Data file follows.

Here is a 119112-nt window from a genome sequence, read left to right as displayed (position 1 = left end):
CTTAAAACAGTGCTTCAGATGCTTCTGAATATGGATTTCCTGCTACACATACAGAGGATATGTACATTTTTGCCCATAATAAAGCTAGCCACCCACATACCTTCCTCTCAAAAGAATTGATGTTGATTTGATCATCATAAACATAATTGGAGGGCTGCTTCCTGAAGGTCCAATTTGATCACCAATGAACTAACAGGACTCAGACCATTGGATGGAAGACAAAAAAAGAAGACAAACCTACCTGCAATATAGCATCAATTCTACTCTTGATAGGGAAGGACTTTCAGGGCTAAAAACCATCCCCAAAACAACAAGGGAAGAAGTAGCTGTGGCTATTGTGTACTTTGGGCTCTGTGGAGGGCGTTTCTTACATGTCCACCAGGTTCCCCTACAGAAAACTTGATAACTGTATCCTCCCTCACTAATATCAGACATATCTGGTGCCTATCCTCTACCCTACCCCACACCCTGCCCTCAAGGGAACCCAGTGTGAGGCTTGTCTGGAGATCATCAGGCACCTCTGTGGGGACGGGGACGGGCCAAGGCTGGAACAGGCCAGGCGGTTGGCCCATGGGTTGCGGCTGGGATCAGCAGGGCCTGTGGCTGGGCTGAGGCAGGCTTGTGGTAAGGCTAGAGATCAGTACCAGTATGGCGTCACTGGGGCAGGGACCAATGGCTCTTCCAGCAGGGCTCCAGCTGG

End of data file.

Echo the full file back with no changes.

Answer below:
Here is a 119112-nt window from a genome sequence, read left to right as displayed (position 1 = left end):
CTTAAAACAGTGCTTCAGATGCTTCTGAATATGGATTTCCTGCTACACATACAGAGGATATGTACATTTTTGCCCATAATAAAGCTAGCCACCCACATACCTTCCTCTCAAAAGAATTGATGTTGATTTGATCATCATAAACATAATTGGAGGGCTGCTTCCTGAAGGTCCAATTTGATCACCAATGAACTAACAGGACTCAGACCATTGGATGGAAGACAAAAAAAGAAGACAAACCTACCTGCAATATAGCATCAATTCTACTCTTGATAGGGAAGGACTTTCAGGGCTAAAAACCATCCCCAAAACAACAAGGGAAGAAGTAGCTGTGGCTATTGTGTACTTTGGGCTCTGTGGAGGGCGTTTCTTACATGTCCACCAGGTTCCCCTACAGAAAACTTGATAACTGTATCCTCCCTCACTAATATCAGACATATCTGGTGCCTATCCTCTACCCTACCCCACACCCTGCCCTCAAGGGAACCCAGTGTGAGGCTTGTCTGGAGATCATCAGGCACCTCTGTGGGGACGGGGACGGGCCAAGGCTGGAACAGGCCAGGCGGTTGGCCCATGGGTTGCGGCTGGGATCAGCAGGGCCTGTGGCTGGGCTGAGGCAGGCTTGTGGTAAGGCTAGAGATCAGTACCAGTATGGCGTCACTGGGGCAGGGACCAATGGCTCTTCCAGCAGGGCTCCAGCTGG